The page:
One in Five Gay Couples Now Live in Marriage Equality States
BY Trudy Ring
November 08 2012 2:32 PM ET
Thanks to Tuesday’s votes establishing marriage equality in Maine, Maryland, and Washington State, one in five U.S. same-sex couples now live in a state where they can legally marry, according to the Williams Institute.
The institute’s analysis of 2010 Census data indicates that there are approximately 35,000 same-sex couples in those three states. The votes this week mean that nine states and the District of Columbia now have marriage equality, and 20% of the same-sex couples in the nation live in those jurisdictions, the institute reports.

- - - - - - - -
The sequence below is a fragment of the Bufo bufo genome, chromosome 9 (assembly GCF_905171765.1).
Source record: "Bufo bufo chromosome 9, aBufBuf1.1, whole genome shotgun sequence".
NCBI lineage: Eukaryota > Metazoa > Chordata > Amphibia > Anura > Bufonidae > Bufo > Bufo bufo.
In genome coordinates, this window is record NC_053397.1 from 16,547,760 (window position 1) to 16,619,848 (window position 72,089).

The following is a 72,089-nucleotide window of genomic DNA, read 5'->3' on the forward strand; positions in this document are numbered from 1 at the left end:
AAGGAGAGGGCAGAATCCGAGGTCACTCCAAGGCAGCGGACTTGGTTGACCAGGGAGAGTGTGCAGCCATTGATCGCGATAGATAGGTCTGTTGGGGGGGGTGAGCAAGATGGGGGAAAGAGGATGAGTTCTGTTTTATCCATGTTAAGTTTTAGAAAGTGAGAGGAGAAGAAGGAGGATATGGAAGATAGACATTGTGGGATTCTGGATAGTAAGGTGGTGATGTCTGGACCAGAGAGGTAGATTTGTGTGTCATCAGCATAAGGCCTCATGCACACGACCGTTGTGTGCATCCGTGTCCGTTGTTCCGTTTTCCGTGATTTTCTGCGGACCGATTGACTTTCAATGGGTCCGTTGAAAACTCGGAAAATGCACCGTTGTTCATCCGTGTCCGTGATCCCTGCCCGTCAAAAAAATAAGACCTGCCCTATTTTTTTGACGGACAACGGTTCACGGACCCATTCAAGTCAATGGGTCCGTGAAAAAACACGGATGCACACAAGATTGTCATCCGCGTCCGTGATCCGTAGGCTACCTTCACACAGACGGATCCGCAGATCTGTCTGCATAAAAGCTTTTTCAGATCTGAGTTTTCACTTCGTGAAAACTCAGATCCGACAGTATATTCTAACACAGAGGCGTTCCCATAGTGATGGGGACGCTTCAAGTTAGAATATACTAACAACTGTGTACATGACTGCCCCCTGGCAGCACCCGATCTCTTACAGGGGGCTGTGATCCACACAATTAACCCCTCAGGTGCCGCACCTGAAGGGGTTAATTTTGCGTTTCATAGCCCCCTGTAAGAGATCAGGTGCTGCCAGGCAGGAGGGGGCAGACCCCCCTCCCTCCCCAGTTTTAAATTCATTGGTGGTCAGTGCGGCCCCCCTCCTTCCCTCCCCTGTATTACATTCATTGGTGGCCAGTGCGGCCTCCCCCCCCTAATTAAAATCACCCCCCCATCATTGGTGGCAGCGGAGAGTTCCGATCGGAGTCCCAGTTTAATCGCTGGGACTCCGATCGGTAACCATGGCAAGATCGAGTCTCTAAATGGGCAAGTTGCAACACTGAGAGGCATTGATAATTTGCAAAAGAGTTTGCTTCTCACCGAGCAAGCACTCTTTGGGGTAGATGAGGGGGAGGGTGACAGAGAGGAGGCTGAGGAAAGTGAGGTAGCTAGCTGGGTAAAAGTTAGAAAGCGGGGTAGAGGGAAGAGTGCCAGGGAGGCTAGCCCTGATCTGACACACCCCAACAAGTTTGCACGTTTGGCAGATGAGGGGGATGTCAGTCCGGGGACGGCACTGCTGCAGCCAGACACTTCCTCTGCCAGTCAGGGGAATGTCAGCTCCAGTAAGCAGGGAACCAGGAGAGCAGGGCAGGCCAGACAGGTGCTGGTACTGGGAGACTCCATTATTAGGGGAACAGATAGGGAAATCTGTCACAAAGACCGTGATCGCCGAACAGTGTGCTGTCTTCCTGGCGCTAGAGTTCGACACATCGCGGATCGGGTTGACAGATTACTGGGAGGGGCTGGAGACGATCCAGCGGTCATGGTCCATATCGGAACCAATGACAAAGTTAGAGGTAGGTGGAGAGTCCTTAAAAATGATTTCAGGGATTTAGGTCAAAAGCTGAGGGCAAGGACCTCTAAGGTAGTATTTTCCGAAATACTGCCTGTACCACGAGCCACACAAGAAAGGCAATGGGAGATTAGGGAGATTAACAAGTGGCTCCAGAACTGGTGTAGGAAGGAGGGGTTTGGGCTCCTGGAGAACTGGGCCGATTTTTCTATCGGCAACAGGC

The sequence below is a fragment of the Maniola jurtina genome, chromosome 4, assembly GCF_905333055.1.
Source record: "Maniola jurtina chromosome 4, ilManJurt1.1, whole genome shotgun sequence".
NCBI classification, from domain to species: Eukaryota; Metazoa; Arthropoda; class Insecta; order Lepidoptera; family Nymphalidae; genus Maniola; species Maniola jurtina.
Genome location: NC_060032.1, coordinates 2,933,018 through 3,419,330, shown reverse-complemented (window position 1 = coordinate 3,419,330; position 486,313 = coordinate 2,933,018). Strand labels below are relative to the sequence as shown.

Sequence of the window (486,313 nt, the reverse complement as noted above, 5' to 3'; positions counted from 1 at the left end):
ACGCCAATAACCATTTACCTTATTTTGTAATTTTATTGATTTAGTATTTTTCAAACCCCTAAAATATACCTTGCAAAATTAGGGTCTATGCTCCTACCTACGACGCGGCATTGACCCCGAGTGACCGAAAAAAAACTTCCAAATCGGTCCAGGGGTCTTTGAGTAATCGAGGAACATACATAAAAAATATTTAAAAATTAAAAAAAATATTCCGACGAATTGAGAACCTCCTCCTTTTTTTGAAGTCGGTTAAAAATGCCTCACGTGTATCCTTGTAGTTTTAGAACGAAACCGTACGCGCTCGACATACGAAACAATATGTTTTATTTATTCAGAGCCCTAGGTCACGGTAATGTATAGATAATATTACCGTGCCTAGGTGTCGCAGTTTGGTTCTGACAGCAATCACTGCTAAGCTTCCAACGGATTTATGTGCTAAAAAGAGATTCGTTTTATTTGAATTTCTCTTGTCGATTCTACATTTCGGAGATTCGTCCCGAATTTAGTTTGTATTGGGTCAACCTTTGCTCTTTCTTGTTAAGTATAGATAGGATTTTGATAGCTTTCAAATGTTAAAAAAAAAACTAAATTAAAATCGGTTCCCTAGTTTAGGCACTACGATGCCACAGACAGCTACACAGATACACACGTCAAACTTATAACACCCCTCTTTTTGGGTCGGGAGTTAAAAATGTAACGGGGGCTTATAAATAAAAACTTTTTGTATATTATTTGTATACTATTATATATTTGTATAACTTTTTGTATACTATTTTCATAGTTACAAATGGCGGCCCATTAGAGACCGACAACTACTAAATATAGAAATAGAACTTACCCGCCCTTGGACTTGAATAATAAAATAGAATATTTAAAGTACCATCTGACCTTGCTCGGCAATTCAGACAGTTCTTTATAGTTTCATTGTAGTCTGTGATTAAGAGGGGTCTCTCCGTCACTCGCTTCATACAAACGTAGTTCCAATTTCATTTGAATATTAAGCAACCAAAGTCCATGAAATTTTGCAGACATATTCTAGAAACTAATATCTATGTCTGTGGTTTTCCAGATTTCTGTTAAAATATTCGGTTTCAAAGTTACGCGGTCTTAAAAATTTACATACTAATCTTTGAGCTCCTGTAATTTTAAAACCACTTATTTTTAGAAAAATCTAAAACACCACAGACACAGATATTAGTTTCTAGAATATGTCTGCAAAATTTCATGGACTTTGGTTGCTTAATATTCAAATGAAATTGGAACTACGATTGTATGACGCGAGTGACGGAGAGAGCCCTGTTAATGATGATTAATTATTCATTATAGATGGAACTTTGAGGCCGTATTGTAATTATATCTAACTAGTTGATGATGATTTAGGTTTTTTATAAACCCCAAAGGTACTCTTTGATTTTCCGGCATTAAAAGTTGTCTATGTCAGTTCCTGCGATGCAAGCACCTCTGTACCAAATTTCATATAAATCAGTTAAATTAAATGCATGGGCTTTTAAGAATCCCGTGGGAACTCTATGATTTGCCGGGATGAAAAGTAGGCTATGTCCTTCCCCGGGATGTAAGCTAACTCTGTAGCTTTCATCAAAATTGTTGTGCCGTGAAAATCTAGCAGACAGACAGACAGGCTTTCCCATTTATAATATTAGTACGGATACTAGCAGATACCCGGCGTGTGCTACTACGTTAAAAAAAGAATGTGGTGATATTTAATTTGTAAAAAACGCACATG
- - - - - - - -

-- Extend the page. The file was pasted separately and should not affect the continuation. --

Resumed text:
If the U.S. Supreme Court affirms or lets stand a federal appeals court decision striking down California’s anti-equality Proposition 8, 35% of same-sex couples in the U.S. will live in states where they can marry, the institute notes.
The Williams Institute, a national think tank on law and public policy regarding sexual orientation and gender identity, is located at the University of California, Los Angeles, School of Law. For more of its analysis of Census data and other topics, click here.
- Op-ed: 'Religious Discrimination' Laws Have Nothing to Do With Religion
- Every GOP 2016 Hopeful Backs Mike Pence
- Indiana Newspaper Sends Big Message
- Subaru Comes Out Against Indiana's 'License to Discriminate'
- Arrow and The Flash Stars: It's Time for a Gay Superhero on TV
- These Indiana Businesses Haven't Weighed in on Discrimination